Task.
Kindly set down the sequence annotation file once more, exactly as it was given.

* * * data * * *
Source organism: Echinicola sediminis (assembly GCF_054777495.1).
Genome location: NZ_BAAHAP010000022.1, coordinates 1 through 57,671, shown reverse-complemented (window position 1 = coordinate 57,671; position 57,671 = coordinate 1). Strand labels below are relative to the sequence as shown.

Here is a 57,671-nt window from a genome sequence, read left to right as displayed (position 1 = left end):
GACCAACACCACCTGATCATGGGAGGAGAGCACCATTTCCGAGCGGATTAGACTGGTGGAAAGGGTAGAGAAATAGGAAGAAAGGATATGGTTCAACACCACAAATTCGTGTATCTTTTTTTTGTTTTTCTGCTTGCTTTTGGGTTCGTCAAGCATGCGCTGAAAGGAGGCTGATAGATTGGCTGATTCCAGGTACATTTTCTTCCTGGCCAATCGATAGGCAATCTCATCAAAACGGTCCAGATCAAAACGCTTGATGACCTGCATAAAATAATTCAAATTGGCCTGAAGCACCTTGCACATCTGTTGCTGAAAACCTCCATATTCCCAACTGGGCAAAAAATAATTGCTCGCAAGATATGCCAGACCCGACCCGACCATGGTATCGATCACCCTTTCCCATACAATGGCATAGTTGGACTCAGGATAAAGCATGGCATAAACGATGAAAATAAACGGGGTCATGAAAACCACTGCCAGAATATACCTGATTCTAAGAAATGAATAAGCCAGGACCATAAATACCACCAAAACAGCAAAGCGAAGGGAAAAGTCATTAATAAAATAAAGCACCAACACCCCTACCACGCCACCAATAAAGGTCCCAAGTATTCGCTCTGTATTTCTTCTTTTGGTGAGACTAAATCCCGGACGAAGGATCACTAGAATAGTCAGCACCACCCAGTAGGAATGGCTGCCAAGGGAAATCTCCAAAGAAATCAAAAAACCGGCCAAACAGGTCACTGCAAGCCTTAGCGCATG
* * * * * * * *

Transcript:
Source organism: Echinicola sediminis (assembly GCF_054777495.1).
Genome location: NZ_BAAHAP010000022.1, coordinates 1 through 57,671, shown reverse-complemented (window position 1 = coordinate 57,671; position 57,671 = coordinate 1). Strand labels below are relative to the sequence as shown.

Here is a 57,671-nt window from a genome sequence, read left to right as displayed (position 1 = left end):
GACCAACACCACCTGATCATGGGAGGAGAGCACCATTTCCGAGCGGATTAGACTGGTGGAAAGGGTAGAGAAATAGGAAGAAAGGATATGGTTCAACACCACAAATTCGTGTATCTTTTTTTTGTTTTTCTGCTTGCTTTTGGGTTCGTCAAGCATGCGCTGAAAGGAGGCTGATAGATTGGCTGATTCCAGGTACATTTTCTTCCTGGCCAATCGATAGGCAATCTCATCAAAACGGTCCAGATCAAAACGCTTGATGACCTGCATAAAATAATTCAAATTGGCCTGAAGCACCTTGCACATCTGTTGCTGAAAACCTCCATATTCCCAACTGGGCAAAAAATAATTGCTCGCAAGATATGCCAGACCCGACCCGACCATGGTATCGATCACCCTTTCCCATACAATGGCATAGTTGGACTCAGGATAAAGCATGGCATAAACGATGAAAATAAACGGGGTCATGAAAACCACTGCCAGAATATACCTGATTCTAAGAAATGAATAAGCCAGGACCATAAATACCACCAAAACAGCAAAGCGAAGGGAAAAGTCATTAATAAAATAAAGCACCAACACCCCTACCACGCCACCAATAAAGGTCCCAAGTATTCGCTCTGTATTTCTTCTTTTGGTGAGACTAAATCCCGGACGAAGGATCACTAGAATAGTCAGCACCACCCAGTAGGAATGGCTGCCAAGGGAAATCTCCAAAGAAATCAAAAAACCGGCCAAACAGGTCACTGCAAGCCTTAGCGCATG